As you have probably noticed, a “Fire Ducks’ GM Bob Murray” petition has been making its rounds through the twitterverse lately, fueled by writers over at Anaheim Calling. It recently picked up even more steam when Puck Daddy spotlighted the endeavor. As of the time of this writing, it has gathered over 300 signatures. Because of its rising popularity, I’ve decided to examine the cause a little further and take what is likely to be a very unpopular opinion; Maybe we’re being a little too hasty in calling for Bob’s head.
Before I go any further, I will admit that this article is mostly an exercise in playing devil’s advocate. I’m not a staunch Bob Murray defender, and I wouldn’t lose any sleep were he to be let go tomorrow. However, I have yet to sign the petition, and likely won’t. I’ve had my ups and downs with Murray. In bad times I’ve sympathized with the “fire Bob!” mob, and in good times I’ve sung his praises. Perhaps I’m a bit of a fence-sitter on the issue, which ultimately just may be worse than picking a side and ending up being wrong. So allow me to go out on a limb here and share with you a handful of reasons why maybe we should cut Murray some slack.
Many fans seem to forget the salary cap and contract mess that Bob Murray inherited from Brian Burke. Burke took some huge gambles in building the Ducks’ 2006-07 team, which certainly paid off, but those same gambles would later leave Murray scrambling to pick up the pieces once Burke skipped town and headed to Toronto. It was a situation that would take many seasons to fix no matter who the incoming GM to follow Burke would be.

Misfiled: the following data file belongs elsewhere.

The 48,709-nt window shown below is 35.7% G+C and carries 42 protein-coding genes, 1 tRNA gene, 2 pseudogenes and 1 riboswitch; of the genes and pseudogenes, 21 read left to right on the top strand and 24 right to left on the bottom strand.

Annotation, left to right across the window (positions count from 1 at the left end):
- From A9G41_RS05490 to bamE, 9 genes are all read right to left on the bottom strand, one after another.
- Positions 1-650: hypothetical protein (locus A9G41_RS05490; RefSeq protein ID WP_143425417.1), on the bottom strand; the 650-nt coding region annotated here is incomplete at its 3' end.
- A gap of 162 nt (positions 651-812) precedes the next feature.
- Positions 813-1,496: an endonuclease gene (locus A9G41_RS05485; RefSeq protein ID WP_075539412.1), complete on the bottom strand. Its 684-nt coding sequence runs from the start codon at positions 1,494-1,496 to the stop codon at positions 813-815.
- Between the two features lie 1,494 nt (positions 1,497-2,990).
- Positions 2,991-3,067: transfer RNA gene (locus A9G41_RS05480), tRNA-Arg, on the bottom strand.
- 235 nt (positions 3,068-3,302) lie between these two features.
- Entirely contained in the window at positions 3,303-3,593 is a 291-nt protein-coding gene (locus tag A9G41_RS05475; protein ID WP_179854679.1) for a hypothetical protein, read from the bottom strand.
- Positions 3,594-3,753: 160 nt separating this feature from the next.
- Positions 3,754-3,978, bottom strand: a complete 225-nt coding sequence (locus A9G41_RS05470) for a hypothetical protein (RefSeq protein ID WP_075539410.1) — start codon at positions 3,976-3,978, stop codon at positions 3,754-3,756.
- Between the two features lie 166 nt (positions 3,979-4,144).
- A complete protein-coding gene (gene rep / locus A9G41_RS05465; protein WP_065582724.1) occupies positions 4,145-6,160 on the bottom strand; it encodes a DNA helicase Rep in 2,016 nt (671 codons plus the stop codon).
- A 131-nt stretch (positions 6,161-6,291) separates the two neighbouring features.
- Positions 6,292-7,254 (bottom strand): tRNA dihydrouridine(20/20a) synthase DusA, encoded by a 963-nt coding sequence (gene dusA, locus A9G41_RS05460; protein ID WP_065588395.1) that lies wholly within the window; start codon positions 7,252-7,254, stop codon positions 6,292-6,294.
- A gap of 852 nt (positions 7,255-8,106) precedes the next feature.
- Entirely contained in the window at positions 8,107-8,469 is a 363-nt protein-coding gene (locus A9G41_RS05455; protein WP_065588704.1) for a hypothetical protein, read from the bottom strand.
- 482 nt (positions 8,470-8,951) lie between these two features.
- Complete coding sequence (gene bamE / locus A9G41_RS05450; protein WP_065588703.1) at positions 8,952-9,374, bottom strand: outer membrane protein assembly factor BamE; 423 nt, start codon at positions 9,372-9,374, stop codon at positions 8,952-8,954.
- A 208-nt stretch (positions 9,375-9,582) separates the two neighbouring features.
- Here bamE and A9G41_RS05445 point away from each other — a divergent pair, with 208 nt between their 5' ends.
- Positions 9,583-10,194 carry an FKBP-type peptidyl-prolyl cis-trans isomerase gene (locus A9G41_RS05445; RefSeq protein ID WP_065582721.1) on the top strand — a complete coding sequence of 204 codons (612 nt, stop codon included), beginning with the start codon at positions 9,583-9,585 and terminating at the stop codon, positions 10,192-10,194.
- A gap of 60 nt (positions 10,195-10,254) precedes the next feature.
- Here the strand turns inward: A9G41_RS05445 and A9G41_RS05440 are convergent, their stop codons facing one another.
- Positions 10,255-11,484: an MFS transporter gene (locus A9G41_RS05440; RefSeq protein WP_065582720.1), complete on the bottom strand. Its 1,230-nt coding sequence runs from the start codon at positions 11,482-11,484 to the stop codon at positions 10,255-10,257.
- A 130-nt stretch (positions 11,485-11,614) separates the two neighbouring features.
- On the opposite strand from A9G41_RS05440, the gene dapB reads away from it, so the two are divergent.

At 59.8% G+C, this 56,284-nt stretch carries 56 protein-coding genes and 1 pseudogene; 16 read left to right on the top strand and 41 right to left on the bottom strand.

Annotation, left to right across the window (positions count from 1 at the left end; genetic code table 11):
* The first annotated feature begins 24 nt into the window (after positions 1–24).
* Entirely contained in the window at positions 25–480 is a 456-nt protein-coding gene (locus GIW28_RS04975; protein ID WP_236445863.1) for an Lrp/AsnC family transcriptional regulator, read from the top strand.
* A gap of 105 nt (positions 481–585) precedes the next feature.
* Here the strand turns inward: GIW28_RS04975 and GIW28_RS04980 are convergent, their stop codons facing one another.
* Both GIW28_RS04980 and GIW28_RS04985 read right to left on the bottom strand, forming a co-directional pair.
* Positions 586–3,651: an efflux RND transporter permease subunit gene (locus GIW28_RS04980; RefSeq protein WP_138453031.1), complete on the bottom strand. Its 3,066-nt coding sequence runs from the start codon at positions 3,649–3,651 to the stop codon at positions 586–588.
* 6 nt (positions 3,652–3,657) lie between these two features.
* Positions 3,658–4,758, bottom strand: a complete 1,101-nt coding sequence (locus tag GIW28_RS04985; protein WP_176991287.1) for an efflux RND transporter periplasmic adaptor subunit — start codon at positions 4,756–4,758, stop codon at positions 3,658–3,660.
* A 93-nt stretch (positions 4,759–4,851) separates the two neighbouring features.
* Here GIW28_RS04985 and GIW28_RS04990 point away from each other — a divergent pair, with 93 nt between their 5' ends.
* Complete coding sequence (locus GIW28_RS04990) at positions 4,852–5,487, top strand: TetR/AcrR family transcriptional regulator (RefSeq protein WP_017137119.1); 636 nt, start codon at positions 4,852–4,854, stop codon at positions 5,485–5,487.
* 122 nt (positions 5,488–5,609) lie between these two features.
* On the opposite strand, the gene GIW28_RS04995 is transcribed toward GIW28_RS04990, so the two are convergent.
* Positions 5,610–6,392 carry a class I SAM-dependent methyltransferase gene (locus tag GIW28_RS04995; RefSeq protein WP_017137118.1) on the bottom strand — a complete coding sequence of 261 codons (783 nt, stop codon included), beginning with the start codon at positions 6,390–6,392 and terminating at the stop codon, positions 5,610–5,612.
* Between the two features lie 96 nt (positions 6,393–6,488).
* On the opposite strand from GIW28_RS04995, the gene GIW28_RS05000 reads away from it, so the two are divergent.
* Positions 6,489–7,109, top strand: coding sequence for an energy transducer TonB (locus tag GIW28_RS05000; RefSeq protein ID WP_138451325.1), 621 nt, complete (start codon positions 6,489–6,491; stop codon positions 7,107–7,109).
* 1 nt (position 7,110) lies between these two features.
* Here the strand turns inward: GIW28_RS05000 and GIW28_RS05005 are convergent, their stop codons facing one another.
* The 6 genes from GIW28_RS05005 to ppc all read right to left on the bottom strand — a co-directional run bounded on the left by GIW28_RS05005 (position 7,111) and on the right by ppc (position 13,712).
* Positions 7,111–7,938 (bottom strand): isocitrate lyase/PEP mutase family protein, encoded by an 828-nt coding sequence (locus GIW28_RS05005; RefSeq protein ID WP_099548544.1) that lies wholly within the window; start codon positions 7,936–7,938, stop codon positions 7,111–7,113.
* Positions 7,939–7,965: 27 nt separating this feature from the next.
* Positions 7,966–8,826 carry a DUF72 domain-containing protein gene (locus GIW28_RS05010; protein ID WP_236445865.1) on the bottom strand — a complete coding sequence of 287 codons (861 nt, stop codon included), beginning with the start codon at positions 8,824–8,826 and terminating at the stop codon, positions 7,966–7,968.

Many general managers in Murray’s position would probably opt to go into full rebuild mode at the point when he picked up the team. We’ve seen this play out with teams in similar small-market situations after their Cup wins, like Tampa Bay or Carolina. One can certainly make the argument that Murray should have gone down the rebuild path, but keep in mind that such rebuilds generally don’t lead to success any faster than Murray’s current direction and, unlike Anaheim, these teams typically don’t remain even remotely competitive while they struggle through their growing pains. You’re often left with situations like Chicago or Pittsburgh in which your team has to suffer through years of miserable seasons until they come close to being competitive again. Anaheim meanwhile, though struggling recently, has been able to find a way to defy expectations and remain playoff contenders (including their third best regular season in franchise history in 2010-11), making the post season in three out of the five seasons that Murray has been at the helm.
By avoiding a full rebuild mode of the team, Murray has been able to convince Teemu Selanne to come back year after year. No fans would argue that this has hindered the Ducks. Selanne has hinted many times that he would not come back to a team that was rebuilding. All the while, despite not rebuilding, Murray has made savvy draft choices that turned the team’s desolate prospect pool into one that is regularly ranked in the top ten of talent pipelines, on the backs of players like Sami Vatanen, Emerson Etem, Kyle Palmieri, and John Gibson.
We have a very bright future ahead of us as Ducks fans, largely due to Murray. No, it hasn’t been easy along the way. But the alternative of a rebuild wouldn’t have been any easier on Ducks fans (or on team owners Samuelis’ finances). Murray’s work is far from over, but for the first season he is completely out from under all of the bad contracts and cap hits that Burke left for Anaheim. This is when we can really start examining Murray and see what he is capable of. This is his year to shine, and so long as the Samuelis allow him a little more leeway in terms of the internal cap they have imposed on him in seasons-past, and the team continues to build upon a dominant stable of prospects, Murray’s work can really start to come to fruition. Changing the captain on a ship that is just starting to right itself under his watch might not be the best course of action to take. Let’s see what Murray can do with his ship, now that Burke’s breached hull has finally been fully repaired.
Jer is ready to be crucified for this post. Follow him on Twitter @JerMeansWell.